In recent months, there have been a number of similar episodes. But they still haven't done anything to reduce the number of pirate attacks. On the contrary, as the pirate Adam puts it: "Whenever 20 die, there are always 20 more to replace them."
The International Effort through Pirate Eyes
Adam also says that the pirates have devoted some of their profits to obtaining better equipment. "They now have speedboats that can escape from any warship," he says. He adds that the prestige that pirates gain from a successful seizure is enormous. "Whoever brings back a ransom is untouchable."
As such, it is no wonder that pirates who have successfully seized a ship enjoy so much support on land. "The major clans and families are also involved," Adam says, "all of them." He adds that the state no longer has any influence in Hobyo, a large pirate nest on Somalia's eastern coastline. "A minister recently wanted to talk with the clans," Adam recounts. "But he encountered serious difficulties already on his way to Hobyo."
Adam is also convinced that the state is powerless to stop piracy. "In the 1990s," he explains, "you could have still pulled it off. But that's no longer the case. It's too late now; the ransoms are too high."
Brainwashing the Young
Another prisoner in Hargeisa is Ahmad Muhamad Jama. The 30-year-old also claims to have been a simple fisherman and says his boat had also merely drifted off course. Though he claims to have never encountered any pirates, Jama says he supports them "morally." He also seems surprisingly familiar with the piracy business. "It's very hard to stop," he explains. "People are forced to avenge their brother or father whenever they are killed at sea." He also compares the riches that can come from piracy to "brainwashing for the young."
Indeed, the pirates have become heroes for many young Somalis. One of the prisoners in Hargeisa is 18-year-old Muhammed Yussuf Abdia, who was sentenced to a year in jail for attacking his father with a machete. The young man has no compunction about saying that he wants to become a pirate -- the "commander of a unit," no less -- once he is released. His role model is Farah Ismail Ilie, one of the unofficial bigwigs in the Hargeisa prison.
Discussions with prisoners at Hargeisa reveal the degree to which the situation has escalated. There are often no witnesses to the encounters between naval ships, pirates and the vessels they prey upon. Jama claims to have lost three relatives himself. He says they headed out to sea to go fishing. "We never saw them again," he says, "only the wreckage of their boat washed up on shore." No one knows if the boat was the victim of an accident or an attack by a foreign warship. "Many never come back," says Adam, Jama's fellow prisoner.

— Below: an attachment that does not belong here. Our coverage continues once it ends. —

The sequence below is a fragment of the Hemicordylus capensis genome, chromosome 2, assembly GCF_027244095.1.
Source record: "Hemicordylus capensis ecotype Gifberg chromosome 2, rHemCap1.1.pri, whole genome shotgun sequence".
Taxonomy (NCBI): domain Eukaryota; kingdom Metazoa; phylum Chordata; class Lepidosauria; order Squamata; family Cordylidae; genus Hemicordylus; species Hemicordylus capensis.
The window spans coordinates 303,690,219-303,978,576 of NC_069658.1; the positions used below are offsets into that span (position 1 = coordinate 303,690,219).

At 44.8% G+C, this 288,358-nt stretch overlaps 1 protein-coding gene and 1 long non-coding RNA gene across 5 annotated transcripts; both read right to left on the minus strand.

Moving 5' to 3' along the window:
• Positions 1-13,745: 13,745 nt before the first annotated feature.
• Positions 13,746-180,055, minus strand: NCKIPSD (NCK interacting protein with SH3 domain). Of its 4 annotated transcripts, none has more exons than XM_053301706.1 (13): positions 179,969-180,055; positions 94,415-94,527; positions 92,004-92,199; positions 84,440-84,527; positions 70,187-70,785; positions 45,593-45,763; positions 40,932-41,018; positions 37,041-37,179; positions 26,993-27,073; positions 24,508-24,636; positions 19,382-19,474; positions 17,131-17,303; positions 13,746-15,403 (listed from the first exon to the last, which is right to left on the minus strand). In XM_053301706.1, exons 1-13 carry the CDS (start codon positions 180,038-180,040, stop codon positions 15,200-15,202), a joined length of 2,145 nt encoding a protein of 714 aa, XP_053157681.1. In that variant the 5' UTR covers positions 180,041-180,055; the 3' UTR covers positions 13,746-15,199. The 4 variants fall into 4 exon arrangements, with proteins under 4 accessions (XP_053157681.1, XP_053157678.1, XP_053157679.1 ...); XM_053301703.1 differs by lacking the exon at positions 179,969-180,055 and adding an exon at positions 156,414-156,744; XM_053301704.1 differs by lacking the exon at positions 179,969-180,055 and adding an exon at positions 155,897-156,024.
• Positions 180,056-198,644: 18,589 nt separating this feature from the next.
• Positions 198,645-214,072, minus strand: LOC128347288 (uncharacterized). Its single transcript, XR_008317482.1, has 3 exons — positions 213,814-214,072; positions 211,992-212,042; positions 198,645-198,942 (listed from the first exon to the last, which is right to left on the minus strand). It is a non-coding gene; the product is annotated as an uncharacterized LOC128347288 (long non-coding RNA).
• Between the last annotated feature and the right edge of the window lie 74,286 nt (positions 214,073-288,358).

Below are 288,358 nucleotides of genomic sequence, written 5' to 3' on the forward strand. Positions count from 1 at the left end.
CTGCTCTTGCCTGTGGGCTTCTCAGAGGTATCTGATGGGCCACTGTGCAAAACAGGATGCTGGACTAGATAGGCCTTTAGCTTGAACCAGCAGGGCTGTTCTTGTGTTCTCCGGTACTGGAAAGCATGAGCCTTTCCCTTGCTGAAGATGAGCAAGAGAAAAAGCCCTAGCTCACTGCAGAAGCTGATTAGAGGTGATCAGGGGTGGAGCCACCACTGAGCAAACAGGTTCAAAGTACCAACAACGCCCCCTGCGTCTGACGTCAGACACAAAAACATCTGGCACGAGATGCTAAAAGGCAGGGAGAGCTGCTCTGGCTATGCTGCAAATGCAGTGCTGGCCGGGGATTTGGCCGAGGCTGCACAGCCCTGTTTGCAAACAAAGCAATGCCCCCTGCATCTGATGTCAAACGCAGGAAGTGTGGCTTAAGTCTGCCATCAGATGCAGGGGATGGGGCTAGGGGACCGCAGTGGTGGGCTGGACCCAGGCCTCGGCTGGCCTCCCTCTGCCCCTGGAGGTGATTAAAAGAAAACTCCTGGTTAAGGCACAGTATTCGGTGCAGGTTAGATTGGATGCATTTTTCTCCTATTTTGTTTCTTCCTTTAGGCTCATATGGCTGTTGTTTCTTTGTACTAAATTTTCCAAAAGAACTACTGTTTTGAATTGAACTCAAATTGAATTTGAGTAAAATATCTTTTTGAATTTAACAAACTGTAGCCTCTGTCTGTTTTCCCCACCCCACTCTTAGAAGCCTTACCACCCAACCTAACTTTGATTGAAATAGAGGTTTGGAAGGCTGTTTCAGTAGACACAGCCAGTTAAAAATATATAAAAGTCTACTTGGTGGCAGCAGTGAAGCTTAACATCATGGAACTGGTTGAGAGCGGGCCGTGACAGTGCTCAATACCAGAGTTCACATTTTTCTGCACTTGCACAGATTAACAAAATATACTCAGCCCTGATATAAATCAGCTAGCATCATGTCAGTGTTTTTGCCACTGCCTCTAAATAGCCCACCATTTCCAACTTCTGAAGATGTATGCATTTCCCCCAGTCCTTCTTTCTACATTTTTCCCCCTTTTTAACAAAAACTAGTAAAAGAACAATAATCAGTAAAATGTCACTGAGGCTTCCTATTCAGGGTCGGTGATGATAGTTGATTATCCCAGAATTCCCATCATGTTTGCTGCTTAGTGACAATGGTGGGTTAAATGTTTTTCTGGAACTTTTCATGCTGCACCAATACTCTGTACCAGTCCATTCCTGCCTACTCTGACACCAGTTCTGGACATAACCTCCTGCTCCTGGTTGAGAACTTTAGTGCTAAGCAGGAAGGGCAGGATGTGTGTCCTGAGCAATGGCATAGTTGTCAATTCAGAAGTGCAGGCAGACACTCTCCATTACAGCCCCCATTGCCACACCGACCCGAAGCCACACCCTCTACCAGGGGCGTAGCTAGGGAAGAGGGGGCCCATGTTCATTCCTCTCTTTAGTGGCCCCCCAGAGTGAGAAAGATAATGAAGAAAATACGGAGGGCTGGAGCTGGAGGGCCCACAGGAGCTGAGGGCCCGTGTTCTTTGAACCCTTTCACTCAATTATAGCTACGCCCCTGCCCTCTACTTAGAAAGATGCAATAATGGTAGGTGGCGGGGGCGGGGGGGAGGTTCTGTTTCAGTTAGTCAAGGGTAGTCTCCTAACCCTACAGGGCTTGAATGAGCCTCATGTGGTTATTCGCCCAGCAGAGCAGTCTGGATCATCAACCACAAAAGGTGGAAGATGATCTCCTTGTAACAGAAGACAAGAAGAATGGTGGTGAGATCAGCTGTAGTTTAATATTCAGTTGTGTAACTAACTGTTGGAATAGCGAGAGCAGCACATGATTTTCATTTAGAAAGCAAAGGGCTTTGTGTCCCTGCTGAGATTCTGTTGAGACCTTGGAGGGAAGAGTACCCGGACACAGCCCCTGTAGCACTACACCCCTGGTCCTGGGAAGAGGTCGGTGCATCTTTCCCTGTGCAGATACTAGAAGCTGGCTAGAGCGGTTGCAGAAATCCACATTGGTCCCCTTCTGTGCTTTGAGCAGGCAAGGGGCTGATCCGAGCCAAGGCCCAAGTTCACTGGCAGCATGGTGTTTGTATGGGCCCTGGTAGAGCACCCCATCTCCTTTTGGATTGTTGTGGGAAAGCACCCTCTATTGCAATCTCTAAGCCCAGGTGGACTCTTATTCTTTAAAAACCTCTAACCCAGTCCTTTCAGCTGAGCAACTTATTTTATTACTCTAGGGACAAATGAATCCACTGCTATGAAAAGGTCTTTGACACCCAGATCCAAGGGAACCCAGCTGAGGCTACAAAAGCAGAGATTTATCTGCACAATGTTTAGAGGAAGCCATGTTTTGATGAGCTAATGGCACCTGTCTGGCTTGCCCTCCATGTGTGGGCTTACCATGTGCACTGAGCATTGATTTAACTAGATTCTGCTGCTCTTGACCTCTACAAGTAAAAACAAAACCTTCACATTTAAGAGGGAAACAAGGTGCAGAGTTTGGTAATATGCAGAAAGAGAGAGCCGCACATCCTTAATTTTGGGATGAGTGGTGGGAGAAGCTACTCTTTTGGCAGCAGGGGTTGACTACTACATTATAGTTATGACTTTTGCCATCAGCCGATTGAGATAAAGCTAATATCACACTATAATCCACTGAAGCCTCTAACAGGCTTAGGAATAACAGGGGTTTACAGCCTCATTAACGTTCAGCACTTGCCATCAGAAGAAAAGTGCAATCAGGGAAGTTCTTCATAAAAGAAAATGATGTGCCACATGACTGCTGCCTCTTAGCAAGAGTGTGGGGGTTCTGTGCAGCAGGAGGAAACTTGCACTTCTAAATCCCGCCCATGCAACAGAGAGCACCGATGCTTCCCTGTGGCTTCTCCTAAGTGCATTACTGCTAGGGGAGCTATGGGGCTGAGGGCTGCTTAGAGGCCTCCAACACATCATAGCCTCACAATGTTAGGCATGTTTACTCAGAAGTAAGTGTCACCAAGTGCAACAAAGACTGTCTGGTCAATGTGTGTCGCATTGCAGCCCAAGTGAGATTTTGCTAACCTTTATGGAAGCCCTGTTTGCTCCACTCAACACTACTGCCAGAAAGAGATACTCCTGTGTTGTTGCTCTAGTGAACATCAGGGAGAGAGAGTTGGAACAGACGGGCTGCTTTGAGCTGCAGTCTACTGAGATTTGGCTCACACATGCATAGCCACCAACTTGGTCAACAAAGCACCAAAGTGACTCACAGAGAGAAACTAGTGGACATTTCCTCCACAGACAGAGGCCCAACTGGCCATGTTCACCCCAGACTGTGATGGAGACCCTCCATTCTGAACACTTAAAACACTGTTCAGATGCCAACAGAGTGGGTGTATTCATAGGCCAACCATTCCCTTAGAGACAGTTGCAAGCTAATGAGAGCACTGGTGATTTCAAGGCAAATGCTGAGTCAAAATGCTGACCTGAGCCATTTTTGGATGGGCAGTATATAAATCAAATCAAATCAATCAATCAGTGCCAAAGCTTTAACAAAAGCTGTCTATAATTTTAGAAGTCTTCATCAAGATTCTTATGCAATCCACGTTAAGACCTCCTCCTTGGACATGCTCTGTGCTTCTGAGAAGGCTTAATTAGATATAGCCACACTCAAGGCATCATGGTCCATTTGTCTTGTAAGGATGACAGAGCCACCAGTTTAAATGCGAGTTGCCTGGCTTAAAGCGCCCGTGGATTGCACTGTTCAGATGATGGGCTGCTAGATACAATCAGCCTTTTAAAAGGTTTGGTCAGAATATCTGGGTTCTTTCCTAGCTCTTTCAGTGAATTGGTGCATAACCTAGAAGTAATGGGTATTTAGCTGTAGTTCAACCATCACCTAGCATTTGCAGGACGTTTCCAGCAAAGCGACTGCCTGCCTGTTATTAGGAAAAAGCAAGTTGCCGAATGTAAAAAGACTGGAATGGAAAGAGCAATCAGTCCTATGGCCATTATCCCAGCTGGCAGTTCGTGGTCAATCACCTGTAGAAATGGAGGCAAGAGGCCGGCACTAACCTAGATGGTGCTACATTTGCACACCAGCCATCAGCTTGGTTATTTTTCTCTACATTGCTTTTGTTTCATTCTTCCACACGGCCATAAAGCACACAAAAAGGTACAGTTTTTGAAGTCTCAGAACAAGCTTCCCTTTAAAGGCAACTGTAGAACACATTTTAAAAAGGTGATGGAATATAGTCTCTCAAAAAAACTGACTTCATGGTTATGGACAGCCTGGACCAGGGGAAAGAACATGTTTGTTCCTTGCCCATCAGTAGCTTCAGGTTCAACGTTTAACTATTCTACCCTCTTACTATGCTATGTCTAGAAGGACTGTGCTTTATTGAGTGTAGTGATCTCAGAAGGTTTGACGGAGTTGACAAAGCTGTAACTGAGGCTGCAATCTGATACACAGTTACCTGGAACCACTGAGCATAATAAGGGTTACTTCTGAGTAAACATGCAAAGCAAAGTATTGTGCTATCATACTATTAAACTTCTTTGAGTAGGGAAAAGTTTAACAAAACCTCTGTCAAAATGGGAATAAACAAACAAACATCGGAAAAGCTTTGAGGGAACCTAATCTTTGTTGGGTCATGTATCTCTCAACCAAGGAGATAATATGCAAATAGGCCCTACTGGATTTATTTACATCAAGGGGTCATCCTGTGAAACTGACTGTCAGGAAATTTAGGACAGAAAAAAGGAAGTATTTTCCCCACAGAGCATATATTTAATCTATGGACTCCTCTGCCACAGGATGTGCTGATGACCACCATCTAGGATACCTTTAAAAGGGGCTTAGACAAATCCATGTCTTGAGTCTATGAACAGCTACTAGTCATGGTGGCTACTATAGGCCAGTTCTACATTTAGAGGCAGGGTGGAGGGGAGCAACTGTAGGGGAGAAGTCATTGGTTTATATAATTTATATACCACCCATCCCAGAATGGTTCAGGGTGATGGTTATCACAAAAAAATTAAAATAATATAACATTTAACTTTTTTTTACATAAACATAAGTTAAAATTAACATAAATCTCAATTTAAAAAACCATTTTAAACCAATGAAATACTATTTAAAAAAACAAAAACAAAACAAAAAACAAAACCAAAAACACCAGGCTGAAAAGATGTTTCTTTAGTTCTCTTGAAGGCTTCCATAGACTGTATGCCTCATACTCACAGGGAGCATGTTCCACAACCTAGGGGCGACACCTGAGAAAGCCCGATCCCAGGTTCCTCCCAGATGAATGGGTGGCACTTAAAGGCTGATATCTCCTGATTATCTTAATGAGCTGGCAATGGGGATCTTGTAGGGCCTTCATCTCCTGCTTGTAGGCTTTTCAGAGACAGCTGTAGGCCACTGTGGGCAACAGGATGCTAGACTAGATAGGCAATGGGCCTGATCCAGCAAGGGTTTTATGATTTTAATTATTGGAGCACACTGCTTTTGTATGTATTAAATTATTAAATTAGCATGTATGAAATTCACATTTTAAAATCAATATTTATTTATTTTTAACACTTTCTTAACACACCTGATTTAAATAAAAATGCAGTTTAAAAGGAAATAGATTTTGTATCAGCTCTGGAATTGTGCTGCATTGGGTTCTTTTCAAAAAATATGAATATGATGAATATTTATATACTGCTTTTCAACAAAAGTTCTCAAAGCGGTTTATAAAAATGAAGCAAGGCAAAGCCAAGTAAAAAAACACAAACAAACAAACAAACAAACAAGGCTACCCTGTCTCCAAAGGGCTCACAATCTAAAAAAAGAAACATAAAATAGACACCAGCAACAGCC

Hargeisa prisoners also provide a clearer picture of how the foreign fleets operate. Naval crews from around the world prefer to take as few pirates into custody as possible. Instead, they stop the suspected pirate boats and, if the pirates haven't already thrown them overboard themselves, they confiscate weapons, scaling ladders and GPS devices. Sometimes they destroy the outboard motors; sometimes they give the pirates food and water.
One notorious case involves the Russian destroyer Marshal Shaposhnikov. In May 2010, the vessel arrested 10 Somalis after they attacked a Russian oil tanker. The Russians seized their weapons and navigation instruments and then gave them a little food and water. Then they were left to their own devices 600 kilometers (373 miles) from shore. The pirates were never seen again.
Fishermen Profiting from Piracy
Another pirate in Hargeisa tells the story of a Russian naval vessel that stopped his boat, tagged it with paint, removed its outboard motor and reported its coordinates to the Somaliland coast guard, which merely had to pick them up.
The pirates aren't the only ones to profit from their thriving trade; the fishermen do as well. Yussuf Muhammed Ahmed, the 39-year-old head of the local consortium of 500 fishermen, stands on the pier at Berbera. "When it comes to our earnings," he says, "the pirates are a boon. Otherwise we'd have nothing." He explains that pirates have forced the fishing fleets from Spain, India and Italy to go elsewhere. Catches, he said, are much higher now than they were five years ago. Only deep-sea fish have yet to recover.
In the harbor's small military area, base commander Col. Ahmed Ali deploys the members of his coast guard. They are a very strange-looking bunch, wearing well-worn boots and a mishmash of uniforms manufactured in the West and the former Soviet Union, boarding boats that the pirates can easily outrun. With the 400 men and 10 boats at his disposal, Ali is supposed to safeguard activities on almost 1,000 kilometers of coastline. He opts to say nothing of the replacement parts that never turn up, the lack of fuel and the salaries that always arrive late.
Ali knows what journalists want to hear. "Piracy is a scourge," he says. "But if we really want to get good at this, we need better radars for our boats, better training and real speedboats." And then he adds: "Instead of spending billions of dollars to deploy warships, the international community should invest in us. It would be a whole lot cheaper."
Translated from the German by Josh Ward